With reference now to FIG. 4, an example of a roller cone 50 in accordance with the present disclosure is illustrated in a side view. The frusto-conical roller cone 50 includes a heel portion 51 disposed proximate to its base and an upperportion 53 at its apex opposite to the heel portion 51. An axis A.sub.X extends between the heel portion 51 and upper portion 53. The roller cone 50 includes multiple lands circumferentially surrounding the cone 50 outer surface. The lands include anouter land 52, an inner land 60, and an upper land 68. The lands 52, 60, 68 are generally frusto-conically shaped portions having an outer surface for affixing compacts to the roller cone 50. Each land 52, 60, 68 comprises a single continuous surface. The outer land 52 is depicted along the heel portion 51 as having compacts 54 affixed onto the roller cone 50 surface that are arranged in a first or outer row 56 and a second or adjacent row 58. The rows 56, 58 encircle the cone 50 each following apath that curves with the roller cone 50 surface. As shown, each path lies in a plane substantially perpendicular to the axis A.sub.X. Optionally, the path may lie in a plane oblique to the axis A.sub.X, yet further optionally, the rows 56, 58 may forma path that curves lateral to the axis A.sub.X. In one embodiment, the compacts 54 in the first row 56 are substantially the same size as the compacts in the second row 58.

An annular curved indentation or groove 59 is formed in the roller cone 50 outer surface along the upper edge of the outer land 52. The curved indentation 59 has a semi-circular cross section that circumscribes the roller cone 50, theindentation 59 lies in a plane generally perpendicular to the axis A.sub.X. The curved indentation 59 is bounded on its upper end by the inner land 60. The inner land 60 also includes compacts 54 formed thereon arranged in a first inner row 62 and asecond inner row 64. The first and second inner rows (62, 64) each define a curved path as they circumscribe the outer periphery of the roller cone 50. The curved lines formed by the first and second inner rows 62, 64 each lie in a plane, wherein theplanes are substantially parallel to one another. In the embodiment shown, the compacts 54 in the first and second inner rows 62, 64 are in a staggered arrangement. For the purposes of discussion herein, staggered means the compacts 54 in row 64 areoffset from the compacts in row 62. More specifically, a line L connecting the center of a compact 54 in row 62 with the axis A.sub.X would not intersect the center of any compacts 54 in row 64. Staggering can also include an arrangement where the lineL does not intersect any portion of a compact 54 in row 64. In the embodiment of FIG. 4, the rows 56, 58 on the outer land 52 are also depicted as being staggered.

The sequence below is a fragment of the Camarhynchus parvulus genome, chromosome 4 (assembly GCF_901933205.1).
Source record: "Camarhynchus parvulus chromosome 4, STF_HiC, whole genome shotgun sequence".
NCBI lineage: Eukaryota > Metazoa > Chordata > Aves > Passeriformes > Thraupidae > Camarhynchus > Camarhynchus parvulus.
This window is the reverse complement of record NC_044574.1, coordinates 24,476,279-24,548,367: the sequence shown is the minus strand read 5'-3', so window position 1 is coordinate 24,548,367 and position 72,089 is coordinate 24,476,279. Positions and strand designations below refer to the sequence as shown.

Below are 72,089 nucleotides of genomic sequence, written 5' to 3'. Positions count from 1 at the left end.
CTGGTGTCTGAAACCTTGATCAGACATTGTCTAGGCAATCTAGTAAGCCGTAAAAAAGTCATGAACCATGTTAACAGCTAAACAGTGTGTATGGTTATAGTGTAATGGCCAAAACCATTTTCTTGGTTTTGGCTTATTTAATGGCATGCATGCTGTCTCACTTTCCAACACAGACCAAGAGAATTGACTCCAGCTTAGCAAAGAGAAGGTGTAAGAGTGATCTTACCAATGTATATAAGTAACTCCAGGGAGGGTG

The inner land 68 is formed on the roller cone 50 in the upper area 53. Another annular curved or grooved indentation 65 is provided on the roller cone 50 outer surface and disposed between the inner land 60 upper periphery and the upper land 68lower edge. The compacts 54 in the upper area 53 are illustrated arranged in an upper row 70 circumscribing the roller cone 50 about the axis A.sub.X.

FIG. 5 is a profile schematically illustrating compact contact of a drill bit on a bottomhole. Similar to FIG. 3, the profile includes compact outlines representing compact locations as each compact strikes the bottomhole at a particular azimuthrepresented by line L'.sub.BH. The outlines have associated notations indicating the number of compacts in that compact's row and the compact's roller cone. The outlines represent compact to bottomhole contact during one revolution of the drill bit. The bit represented by the profile in FIG. 5 includes two roller cones each having at least two rows of staggered teeth and illustrates one of the advantages of using such a bit. Comparing the FIG. 5 profile to the FIG. 3 profile, the FIG. 5 profileincludes a higher density of compact interaction at the bottomhole. This is especially evident in the respective mid portions of the profiles that represent the inner land of the roller cone.